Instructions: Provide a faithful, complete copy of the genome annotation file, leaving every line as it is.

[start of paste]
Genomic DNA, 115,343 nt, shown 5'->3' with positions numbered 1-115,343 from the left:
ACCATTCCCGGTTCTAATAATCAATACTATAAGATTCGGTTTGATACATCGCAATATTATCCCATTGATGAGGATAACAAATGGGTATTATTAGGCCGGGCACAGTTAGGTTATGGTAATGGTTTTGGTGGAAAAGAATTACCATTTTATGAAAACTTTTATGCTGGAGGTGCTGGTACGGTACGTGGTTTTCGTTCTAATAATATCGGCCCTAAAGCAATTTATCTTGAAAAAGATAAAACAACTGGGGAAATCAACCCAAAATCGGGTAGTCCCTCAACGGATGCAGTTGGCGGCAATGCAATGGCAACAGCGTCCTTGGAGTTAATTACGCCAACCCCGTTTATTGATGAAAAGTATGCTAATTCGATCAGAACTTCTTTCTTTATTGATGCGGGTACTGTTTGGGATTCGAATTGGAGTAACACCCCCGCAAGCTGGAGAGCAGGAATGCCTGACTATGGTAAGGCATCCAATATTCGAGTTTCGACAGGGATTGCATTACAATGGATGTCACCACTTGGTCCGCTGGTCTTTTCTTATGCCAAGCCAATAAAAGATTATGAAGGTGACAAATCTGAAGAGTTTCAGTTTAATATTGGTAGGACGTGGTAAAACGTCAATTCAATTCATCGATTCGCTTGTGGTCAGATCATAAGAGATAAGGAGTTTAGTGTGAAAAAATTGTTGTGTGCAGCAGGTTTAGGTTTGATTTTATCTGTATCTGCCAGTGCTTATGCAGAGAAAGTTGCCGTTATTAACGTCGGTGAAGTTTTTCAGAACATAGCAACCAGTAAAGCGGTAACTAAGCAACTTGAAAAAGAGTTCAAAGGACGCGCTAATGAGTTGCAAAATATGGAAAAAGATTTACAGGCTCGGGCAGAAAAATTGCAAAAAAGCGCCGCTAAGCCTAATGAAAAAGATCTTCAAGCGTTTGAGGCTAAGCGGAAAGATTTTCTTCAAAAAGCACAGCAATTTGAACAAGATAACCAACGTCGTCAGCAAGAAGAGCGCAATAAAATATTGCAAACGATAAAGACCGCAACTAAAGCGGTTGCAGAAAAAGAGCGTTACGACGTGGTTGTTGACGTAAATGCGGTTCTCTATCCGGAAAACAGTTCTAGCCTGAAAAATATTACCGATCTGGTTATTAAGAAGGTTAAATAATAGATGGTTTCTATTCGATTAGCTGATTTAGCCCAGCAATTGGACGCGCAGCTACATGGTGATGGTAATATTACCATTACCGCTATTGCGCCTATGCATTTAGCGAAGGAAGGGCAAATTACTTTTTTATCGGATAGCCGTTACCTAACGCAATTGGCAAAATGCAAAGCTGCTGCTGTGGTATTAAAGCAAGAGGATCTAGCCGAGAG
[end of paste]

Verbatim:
Genomic DNA, 115,343 nt, shown 5'->3' with positions numbered 1-115,343 from the left:
ACCATTCCCGGTTCTAATAATCAATACTATAAGATTCGGTTTGATACATCGCAATATTATCCCATTGATGAGGATAACAAATGGGTATTATTAGGCCGGGCACAGTTAGGTTATGGTAATGGTTTTGGTGGAAAAGAATTACCATTTTATGAAAACTTTTATGCTGGAGGTGCTGGTACGGTACGTGGTTTTCGTTCTAATAATATCGGCCCTAAAGCAATTTATCTTGAAAAAGATAAAACAACTGGGGAAATCAACCCAAAATCGGGTAGTCCCTCAACGGATGCAGTTGGCGGCAATGCAATGGCAACAGCGTCCTTGGAGTTAATTACGCCAACCCCGTTTATTGATGAAAAGTATGCTAATTCGATCAGAACTTCTTTCTTTATTGATGCGGGTACTGTTTGGGATTCGAATTGGAGTAACACCCCCGCAAGCTGGAGAGCAGGAATGCCTGACTATGGTAAGGCATCCAATATTCGAGTTTCGACAGGGATTGCATTACAATGGATGTCACCACTTGGTCCGCTGGTCTTTTCTTATGCCAAGCCAATAAAAGATTATGAAGGTGACAAATCTGAAGAGTTTCAGTTTAATATTGGTAGGACGTGGTAAAACGTCAATTCAATTCATCGATTCGCTTGTGGTCAGATCATAAGAGATAAGGAGTTTAGTGTGAAAAAATTGTTGTGTGCAGCAGGTTTAGGTTTGATTTTATCTGTATCTGCCAGTGCTTATGCAGAGAAAGTTGCCGTTATTAACGTCGGTGAAGTTTTTCAGAACATAGCAACCAGTAAAGCGGTAACTAAGCAACTTGAAAAAGAGTTCAAAGGACGCGCTAATGAGTTGCAAAATATGGAAAAAGATTTACAGGCTCGGGCAGAAAAATTGCAAAAAAGCGCCGCTAAGCCTAATGAAAAAGATCTTCAAGCGTTTGAGGCTAAGCGGAAAGATTTTCTTCAAAAAGCACAGCAATTTGAACAAGATAACCAACGTCGTCAGCAAGAAGAGCGCAATAAAATATTGCAAACGATAAAGACCGCAACTAAAGCGGTTGCAGAAAAAGAGCGTTACGACGTGGTTGTTGACGTAAATGCGGTTCTCTATCCGGAAAACAGTTCTAGCCTGAAAAATATTACCGATCTGGTTATTAAGAAGGTTAAATAATAGATGGTTTCTATTCGATTAGCTGATTTAGCCCAGCAATTGGACGCGCAGCTACATGGTGATGGTAATATTACCATTACCGCTATTGCGCCTATGCATTTAGCGAAGGAAGGGCAAATTACTTTTTTATCGGATAGCCGTTACCTAACGCAATTGGCAAAATGCAAAGCTGCTGCTGTGGTATTAAAGCAAGAGGATCTAGCCGAGAG